* * * * * * * * * * * * * * * * * * * * * * * *
LINGUIST List logo Eastern Michigan University Wayne State University *
* People & Organizations * Jobs * Calls & Conferences * Publications * Language Resources * Text & Computer Tools * Teaching & Learning * Mailing Lists * Search *
* *
LINGUIST List 16.2310

Tue Aug 02 2005

Qs: Role and Reference Grammar; Field Methods Courses

Editor for this issue: Jessica Boynton <jessicalinguistlist.org>

We'd like to remind readers that the responses to queries are usually best posted to the individual asking the question. That individual is then strongly encouraged to post a summary to the list. This policy was instituted to help control the huge volume of mail on LINGUIST; so we would appreciate your cooperating with it whenever it seems appropriate. In addition to posting a summary, we'd like to remind people that it is usually a good idea to personally thank those individuals who have taken the trouble to respond to the query. To post to LINGUIST, use our convenient web form at http://linguistlist.org/LL/posttolinguist.html.
        1.    Jyrki ., Finnish/Chinese Studies in Role and Reference Grammar
        2.    Chiara Frigeni, Field Methods Courses

Message 1: Finnish/Chinese Studies in Role and Reference Grammar
Date: 02-Aug-2005
From: Jyrki . <jpoljanengmail.com>
Subject: Finnish/Chinese Studies in Role and Reference Grammar


I'm starting an MA in linguistics and (although I´m still looking for a
specific topic) intend to analyze a (contrastive) Chinese/Finnish corpus
using the RRG (Role and Reference Grammar) framework. Still, I´m new in
this field and have some difficulties to understand some (too basic?)
questions. Could anyone please help me with the following points?

1. I understand how to assign macroroles, but when it comes to imperative
clauses like "close the door", is there an actor macrorole or only an
undergoer? there are two semantic arguments, but only one syntactic
argument. Then?

2. Has anyone used RRG to analyze a contrastive Chinese/Finnish corpus in
terms of MRs (macroroles)? if so, could you refer me to some bibliography,

3. If I´m analyzing a specific type of verb ("boil", in this particular
case) and wish to know how many MRs it has, but the example I´m considering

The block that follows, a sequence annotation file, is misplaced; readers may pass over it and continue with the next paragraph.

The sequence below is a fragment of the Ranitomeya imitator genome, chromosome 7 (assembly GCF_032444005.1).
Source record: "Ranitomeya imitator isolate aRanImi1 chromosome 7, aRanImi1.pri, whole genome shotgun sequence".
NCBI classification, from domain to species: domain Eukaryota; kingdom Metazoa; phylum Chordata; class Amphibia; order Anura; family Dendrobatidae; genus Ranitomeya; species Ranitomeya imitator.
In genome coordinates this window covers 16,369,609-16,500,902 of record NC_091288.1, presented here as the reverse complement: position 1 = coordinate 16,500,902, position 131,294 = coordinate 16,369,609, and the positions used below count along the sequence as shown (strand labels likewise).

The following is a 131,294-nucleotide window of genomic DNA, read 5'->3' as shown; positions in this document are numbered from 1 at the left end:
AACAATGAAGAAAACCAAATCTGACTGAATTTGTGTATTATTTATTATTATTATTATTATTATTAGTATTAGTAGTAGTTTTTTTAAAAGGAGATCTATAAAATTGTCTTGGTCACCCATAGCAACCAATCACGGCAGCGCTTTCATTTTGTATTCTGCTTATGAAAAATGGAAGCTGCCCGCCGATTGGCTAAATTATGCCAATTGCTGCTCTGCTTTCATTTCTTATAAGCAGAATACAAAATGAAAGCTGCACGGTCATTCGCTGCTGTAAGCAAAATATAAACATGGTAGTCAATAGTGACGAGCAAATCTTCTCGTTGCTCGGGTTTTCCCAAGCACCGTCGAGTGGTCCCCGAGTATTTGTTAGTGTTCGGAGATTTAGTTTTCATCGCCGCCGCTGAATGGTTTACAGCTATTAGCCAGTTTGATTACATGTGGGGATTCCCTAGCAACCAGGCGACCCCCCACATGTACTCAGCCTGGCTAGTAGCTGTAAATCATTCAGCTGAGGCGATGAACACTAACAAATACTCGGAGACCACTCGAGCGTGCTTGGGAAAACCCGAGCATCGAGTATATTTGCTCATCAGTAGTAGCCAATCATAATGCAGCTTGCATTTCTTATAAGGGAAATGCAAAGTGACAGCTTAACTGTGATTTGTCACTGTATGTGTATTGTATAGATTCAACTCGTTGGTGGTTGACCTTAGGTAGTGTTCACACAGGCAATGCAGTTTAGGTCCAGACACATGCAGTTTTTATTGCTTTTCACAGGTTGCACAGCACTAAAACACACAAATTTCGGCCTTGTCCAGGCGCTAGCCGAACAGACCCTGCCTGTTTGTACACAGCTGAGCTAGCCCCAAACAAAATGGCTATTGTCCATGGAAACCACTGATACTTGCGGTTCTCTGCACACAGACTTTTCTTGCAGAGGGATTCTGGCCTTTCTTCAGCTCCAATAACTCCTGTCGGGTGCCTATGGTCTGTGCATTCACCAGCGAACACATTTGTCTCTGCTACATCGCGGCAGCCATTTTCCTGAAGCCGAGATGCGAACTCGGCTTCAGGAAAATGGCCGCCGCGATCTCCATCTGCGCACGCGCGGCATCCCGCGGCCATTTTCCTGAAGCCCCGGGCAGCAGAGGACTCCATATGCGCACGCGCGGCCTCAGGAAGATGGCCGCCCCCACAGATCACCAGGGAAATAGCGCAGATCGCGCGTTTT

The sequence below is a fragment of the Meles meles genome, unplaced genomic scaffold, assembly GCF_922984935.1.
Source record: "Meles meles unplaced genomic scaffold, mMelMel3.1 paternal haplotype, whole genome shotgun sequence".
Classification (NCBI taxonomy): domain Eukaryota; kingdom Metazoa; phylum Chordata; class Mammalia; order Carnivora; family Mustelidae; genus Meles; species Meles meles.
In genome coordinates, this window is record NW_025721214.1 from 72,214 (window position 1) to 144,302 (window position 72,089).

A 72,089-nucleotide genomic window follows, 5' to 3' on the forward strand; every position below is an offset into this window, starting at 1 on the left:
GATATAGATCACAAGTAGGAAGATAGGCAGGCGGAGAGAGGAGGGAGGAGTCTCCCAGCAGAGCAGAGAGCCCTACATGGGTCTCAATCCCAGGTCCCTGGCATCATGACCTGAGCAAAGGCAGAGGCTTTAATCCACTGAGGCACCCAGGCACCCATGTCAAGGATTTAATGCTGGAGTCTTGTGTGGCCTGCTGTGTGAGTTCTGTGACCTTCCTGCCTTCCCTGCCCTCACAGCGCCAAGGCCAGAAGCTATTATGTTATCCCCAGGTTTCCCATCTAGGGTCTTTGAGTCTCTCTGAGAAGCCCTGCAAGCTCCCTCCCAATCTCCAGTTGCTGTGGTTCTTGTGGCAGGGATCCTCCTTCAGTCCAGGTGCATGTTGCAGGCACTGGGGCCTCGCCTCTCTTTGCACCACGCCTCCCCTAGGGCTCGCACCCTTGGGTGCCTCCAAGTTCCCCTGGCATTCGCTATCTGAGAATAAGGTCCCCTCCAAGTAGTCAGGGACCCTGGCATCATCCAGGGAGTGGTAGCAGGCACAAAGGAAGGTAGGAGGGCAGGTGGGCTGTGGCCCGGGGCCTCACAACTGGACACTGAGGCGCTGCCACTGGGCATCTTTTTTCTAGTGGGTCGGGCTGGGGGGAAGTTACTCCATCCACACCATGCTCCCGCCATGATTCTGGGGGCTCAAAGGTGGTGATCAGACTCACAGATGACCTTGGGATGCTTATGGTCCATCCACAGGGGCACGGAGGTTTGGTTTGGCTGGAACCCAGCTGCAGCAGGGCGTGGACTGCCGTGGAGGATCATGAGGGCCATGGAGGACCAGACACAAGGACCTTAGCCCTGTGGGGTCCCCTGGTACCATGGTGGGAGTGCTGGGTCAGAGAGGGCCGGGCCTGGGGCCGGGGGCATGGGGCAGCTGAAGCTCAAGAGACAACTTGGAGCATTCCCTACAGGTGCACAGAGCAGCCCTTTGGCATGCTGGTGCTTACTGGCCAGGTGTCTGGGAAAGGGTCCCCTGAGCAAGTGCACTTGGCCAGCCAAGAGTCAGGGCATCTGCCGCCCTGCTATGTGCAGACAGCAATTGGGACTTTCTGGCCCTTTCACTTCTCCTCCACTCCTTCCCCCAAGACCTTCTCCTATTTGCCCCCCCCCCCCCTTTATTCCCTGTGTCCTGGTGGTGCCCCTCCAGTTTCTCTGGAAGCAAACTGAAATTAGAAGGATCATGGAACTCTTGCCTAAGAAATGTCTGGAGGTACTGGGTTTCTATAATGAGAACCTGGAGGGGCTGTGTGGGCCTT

is part of a subordinate clause (like, for example, "put the pasta in the
pan, boil for ten minutes..." or "...the pasta, consumed immediately after
boiling" or "... have two kilos of pasta boiling in that kitchen"), could
I still analyze the number of MRs of that verb by itself, without making
reference to those of the main verb? in other words, in the first example,
would "boil" have 1 or 2 MRs?

I apologize if these questions are too basic, but I´m not very
familiarized with the theory yet and need some help.

Thanks in advance,


Linguistic Field(s): Semantics

Subject Language(s): Chinese, Mandarin (CHN)
                            Finnish (FIN)

Message 2: Field Methods Courses
Date: 29-Jul-2005
From: Chiara Frigeni <cfrigenichass.utoronto.ca>
Subject: Field Methods Courses

As part of a project being carried out by the LSA Committee on Endangered
Languages and their Preservation, we are collecting information on field
methods courses.

If you have taught field methods in recent years and are willing to share
your syllabus, we would greatly appreciate it.

If you agree, your syllabus will become part of a website about fieldwork.

In addition, we would appreciate knowing what languages you/your department
has studied in field methods.

Please send this information to Chiara Frigeni at:

Thank you in advance for your participation.

Linguistic Field(s): General Linguistics

Respond to list|Read more issues|LINGUIST home page|Top of issue

Please report any bad links or misclassified data

LINGUIST Homepage | Read LINGUIST | Contact us

NSF Logo

While the LINGUIST List makes every effort to ensure the linguistic relevance of sites listed
on its pages, it cannot vouch for their contents.